Pete Souza/The White House

Invisible hands

Religion | The White House's faith-based office has survived-with its advisory council expired-as a low-priority part of Obama administration

Rabbi David Saperstein had some fears last year after first joining the 25-member interfaith advisory council created by a newly inaugurated President Obama.

"I didn't think a divided council would be an effective way of making recommendations," Saperstein, the director of the Religious Action Center of Reform Judaism, told me about the diverse group that spent a year debating the role of religious groups before it was dissolved last month.

Obama's year-long "fascinating experiment," as Saperstein describes it, has frustrated some in the faith-based social services community because it forced them to wait on any official ruling on how the new White House would regulate such partnerships. But it has had the political benefit of keeping any faith-based controversy on low boil for much of the year.

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Saperstein said creating such a council, tasked with giving recommendations to the president, is just the kind of thing that a former law professor turned commander in chief would cook up: "We know the president likes to hear differing debate . . . [and] comes to it from the combined passions of an academic and a grassroots activist and organizer," said Saperstein. "He tried to replicate that in the way he structured the council."

Now Obama's version of the faith-based office has celebrated its first anniversary. And in the eyes of many advocates of government and religious partnerships, no major news is better than bad news. After not knowing what to expect regarding the initiative's future under a new administration, advocates say they have guarded optimism because Obama's White House has spent the past year paying lip service to the notion that such a social services partnership should exist.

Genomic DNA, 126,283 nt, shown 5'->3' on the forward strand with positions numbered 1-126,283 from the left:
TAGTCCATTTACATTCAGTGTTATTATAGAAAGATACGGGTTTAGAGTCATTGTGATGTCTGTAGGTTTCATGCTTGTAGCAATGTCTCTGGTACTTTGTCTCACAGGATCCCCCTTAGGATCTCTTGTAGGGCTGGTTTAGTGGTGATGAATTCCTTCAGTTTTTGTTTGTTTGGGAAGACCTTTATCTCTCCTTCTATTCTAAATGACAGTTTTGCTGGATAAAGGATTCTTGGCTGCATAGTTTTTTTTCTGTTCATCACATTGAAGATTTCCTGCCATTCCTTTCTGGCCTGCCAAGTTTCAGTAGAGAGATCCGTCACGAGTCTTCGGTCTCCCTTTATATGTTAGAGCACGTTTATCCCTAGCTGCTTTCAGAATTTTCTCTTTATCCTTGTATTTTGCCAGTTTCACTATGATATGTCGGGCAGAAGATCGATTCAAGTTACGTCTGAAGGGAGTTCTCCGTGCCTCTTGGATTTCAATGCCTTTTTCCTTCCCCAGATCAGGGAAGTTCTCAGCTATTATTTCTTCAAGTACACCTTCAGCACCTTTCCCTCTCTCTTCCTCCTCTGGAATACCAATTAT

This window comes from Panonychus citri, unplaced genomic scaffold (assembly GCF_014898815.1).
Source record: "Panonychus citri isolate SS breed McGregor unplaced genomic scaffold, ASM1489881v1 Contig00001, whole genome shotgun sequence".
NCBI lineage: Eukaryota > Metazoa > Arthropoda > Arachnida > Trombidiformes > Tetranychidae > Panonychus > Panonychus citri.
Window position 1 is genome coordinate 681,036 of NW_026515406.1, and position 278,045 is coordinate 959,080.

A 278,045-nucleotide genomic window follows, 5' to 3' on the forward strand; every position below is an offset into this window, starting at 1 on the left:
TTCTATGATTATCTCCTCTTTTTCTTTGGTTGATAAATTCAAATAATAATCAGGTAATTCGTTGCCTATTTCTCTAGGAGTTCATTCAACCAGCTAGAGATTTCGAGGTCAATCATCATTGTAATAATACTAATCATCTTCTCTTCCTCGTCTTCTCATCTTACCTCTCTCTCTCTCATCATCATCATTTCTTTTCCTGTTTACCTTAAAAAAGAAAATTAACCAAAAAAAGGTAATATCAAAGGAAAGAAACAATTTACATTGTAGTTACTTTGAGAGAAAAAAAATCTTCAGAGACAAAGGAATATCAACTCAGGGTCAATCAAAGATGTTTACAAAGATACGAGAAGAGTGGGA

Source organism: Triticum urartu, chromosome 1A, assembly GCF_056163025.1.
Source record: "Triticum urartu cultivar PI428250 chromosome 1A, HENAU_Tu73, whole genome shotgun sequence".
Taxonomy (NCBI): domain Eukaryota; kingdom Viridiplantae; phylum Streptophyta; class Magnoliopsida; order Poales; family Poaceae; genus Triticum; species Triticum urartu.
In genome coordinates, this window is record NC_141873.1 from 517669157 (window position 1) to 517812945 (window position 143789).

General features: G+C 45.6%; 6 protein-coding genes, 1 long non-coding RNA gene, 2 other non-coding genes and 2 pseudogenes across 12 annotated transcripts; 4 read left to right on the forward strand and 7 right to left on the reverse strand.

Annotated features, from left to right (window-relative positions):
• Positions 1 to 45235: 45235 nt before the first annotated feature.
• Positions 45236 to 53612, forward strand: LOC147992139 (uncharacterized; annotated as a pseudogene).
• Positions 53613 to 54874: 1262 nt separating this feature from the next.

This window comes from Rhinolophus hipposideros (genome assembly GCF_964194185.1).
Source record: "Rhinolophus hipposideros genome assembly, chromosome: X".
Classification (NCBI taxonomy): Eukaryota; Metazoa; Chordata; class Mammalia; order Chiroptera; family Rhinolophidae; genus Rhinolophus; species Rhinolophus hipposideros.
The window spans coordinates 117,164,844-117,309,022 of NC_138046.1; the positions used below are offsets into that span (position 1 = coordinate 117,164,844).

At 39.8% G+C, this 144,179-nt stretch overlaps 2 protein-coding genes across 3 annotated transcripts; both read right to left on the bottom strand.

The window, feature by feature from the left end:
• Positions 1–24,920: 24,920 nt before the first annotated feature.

"If it survived year one under Obama, it will probably be a permanent part of our government from now on," said David Gushee, a Christian ethics professor at Mercer University.

Last year Obama shocked many of his left-leaning supporters when he announced his intention to keep open the office that President George W. Bush created to help religious organizations tap into federal resources for delivering aid. "He gets credit for daring to keep the faith-based initiative alive," said Jim Towey, the second of three directors of Bush's faith-based office. "He could have stuck it in the Smithsonian."

Much to the consternation of the left, the rules developed under Bush are still in place. This continuation and stability is perhaps the biggest victory for the faith-based office, believes Stanley Carlson-Thies, president of the watchdog Institutional Religious Freedom Alliance. This mainstream acceptance of the important role faith-based organizations play in society now seems to cross partisan lines, he said.

But while the clock hasn't been turned back on faith-based groups as some feared, many like Towey worry that the Obama administration hasn't moved the idea forward either. "The good news is, I don't see it doing any harm. The bad news is, I don't think it's been much of a priority," Towey said. "The initiative just seems invisible. It doesn't seem to be anywhere near the center of the president's agenda."

While Obama has mentioned the effort, speaking to the choir in effect, at his first two National Prayer Breakfast speeches, that's about it: no major faith-based public events, no mention of the office in his first State of the Union address, and little priority given to it in the White House's budget proposal.

Much of the faith-based office's work has moved behind the scenes and been conducted by the interfaith advisory council. In March, the council released a list of 60 consensus recommendations on a host of issues. The group spent a year on conference calls and a few in-person meetings examining economic recovery, poverty, the environment, fatherhood, inter-religious cooperation, and the future of the faith-based office.

The group's final report suggests that common ground was found by using broad words like encourage, promote, create, and develop in nudging the government and faith groups toward together combating a wide swath of issues from joblessness to climate change (even asking churches to "green" their buildings).

Frank Page, a former president of the Southern Baptist Convention, said he is glad that the "challenging year" is over. Page sat on the task force that looked into responsible fatherhood. While he believes good recommendations came from that group, he wishes more progress had been made in other areas.

The council had initially been assigned to come up with ways to reduce the number of abortions. But administration officials quickly took that agenda off the table. The administration also did not let the council debate another hot-button item: religious hiring practices.


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